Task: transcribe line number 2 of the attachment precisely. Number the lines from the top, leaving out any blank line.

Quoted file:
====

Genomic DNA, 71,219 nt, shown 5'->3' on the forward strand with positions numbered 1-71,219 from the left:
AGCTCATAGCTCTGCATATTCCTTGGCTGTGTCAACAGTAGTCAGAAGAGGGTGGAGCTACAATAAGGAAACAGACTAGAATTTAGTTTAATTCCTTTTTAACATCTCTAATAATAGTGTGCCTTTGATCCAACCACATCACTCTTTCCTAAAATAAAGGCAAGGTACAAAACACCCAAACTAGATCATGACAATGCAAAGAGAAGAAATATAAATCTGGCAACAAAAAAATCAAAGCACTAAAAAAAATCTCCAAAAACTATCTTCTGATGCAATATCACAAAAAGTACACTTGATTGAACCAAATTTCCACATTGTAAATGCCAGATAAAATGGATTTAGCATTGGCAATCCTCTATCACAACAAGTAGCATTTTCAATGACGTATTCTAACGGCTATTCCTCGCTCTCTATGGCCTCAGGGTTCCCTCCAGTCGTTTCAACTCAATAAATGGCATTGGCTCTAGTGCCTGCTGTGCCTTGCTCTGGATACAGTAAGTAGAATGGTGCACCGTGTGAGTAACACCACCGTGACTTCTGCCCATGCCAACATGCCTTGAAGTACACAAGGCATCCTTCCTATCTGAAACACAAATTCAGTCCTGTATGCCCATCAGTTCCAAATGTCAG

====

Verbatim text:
AGCTCATAGCTCTGCATATTCCTTGGCTGTGTCAACAGTAGTCAGAAGAGGGTGGAGCTACAATAAGGAAACAGACTAGAATTTAGTTTAATTCCTTTTTAACATCTCTAATAATAGTGTGCCTTTGATCCAACCACATCACTCTTTCCTAAAATAAAGGCAAGGTACAAAACACCCAAACTAGATCATGACAATGCAAAGAGAAGAAATATAAATCTGGCAACAAAAAAATCAAAGCACTAAAAAAAATCTCCAAAAACTATCTTCTGATGCAATATCACAAAAAGTACACTTGATTGAACCAAATTTCCACATTGTAAATGCCAGATAAAATGGATTTAGCATTGGCAATCCTCTATCACAACAAGTAGCATTTTCAATGACGTATTCTAACGGCTATTCCTCGCTCTCTATGGCCTCAGGGTTCCCTCCAGTCGTTTCAACTCAATAAATGGCATTGGCTCTAGTGCCTGCTGTGCCTTGCTCTGGATACAGTAAGTAGAATGGTGCACCGTGTGAGTAACACCACCGTGACTTCTGCCCATGCCAACATGCCTTGAAGTACACAAGGCATCCTTCCTATCTGAAACACAAATTCAGTCCTGTATGCCCATCAGTTCCAAATGTCAG